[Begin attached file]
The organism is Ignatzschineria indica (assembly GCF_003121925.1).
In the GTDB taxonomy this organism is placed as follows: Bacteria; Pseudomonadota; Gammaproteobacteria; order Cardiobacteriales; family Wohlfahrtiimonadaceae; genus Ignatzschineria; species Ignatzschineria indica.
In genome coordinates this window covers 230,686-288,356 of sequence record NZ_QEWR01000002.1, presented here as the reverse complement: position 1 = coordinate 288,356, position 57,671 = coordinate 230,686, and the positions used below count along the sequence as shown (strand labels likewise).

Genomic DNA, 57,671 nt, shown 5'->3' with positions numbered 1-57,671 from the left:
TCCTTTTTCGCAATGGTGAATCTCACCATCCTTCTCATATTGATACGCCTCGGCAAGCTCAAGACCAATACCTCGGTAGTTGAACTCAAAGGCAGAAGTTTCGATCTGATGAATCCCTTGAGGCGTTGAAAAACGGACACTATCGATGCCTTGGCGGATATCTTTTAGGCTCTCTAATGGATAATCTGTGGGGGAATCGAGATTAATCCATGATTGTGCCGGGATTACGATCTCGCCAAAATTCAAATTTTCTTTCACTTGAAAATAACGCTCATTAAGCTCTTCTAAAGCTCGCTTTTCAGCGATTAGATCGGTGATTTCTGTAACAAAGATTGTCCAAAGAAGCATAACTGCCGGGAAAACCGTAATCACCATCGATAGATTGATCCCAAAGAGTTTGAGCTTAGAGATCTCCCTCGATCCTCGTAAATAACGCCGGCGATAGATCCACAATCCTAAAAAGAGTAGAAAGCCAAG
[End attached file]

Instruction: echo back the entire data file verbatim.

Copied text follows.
The organism is Ignatzschineria indica (assembly GCF_003121925.1).
In the GTDB taxonomy this organism is placed as follows: Bacteria; Pseudomonadota; Gammaproteobacteria; order Cardiobacteriales; family Wohlfahrtiimonadaceae; genus Ignatzschineria; species Ignatzschineria indica.
In genome coordinates this window covers 230,686-288,356 of sequence record NZ_QEWR01000002.1, presented here as the reverse complement: position 1 = coordinate 288,356, position 57,671 = coordinate 230,686, and the positions used below count along the sequence as shown (strand labels likewise).

Genomic DNA, 57,671 nt, shown 5'->3' with positions numbered 1-57,671 from the left:
TCCTTTTTCGCAATGGTGAATCTCACCATCCTTCTCATATTGATACGCCTCGGCAAGCTCAAGACCAATACCTCGGTAGTTGAACTCAAAGGCAGAAGTTTCGATCTGATGAATCCCTTGAGGCGTTGAAAAACGGACACTATCGATGCCTTGGCGGATATCTTTTAGGCTCTCTAATGGATAATCTGTGGGGGAATCGAGATTAATCCATGATTGTGCCGGGATTACGATCTCGCCAAAATTCAAATTTTCTTTCACTTGAAAATAACGCTCATTAAGCTCTTCTAAAGCTCGCTTTTCAGCGATTAGATCGGTGATTTCTGTAACAAAGATTGTCCAAAGAAGCATAACTGCCGGGAAAACCGTAATCACCATCGATAGATTGATCCCAAAGAGTTTGAGCTTAGAGATCTCCCTCGATCCTCGTAAATAACGCCGGCGATAGATCCACAATCCTAAAAAGAGTAGAAAGCCAAG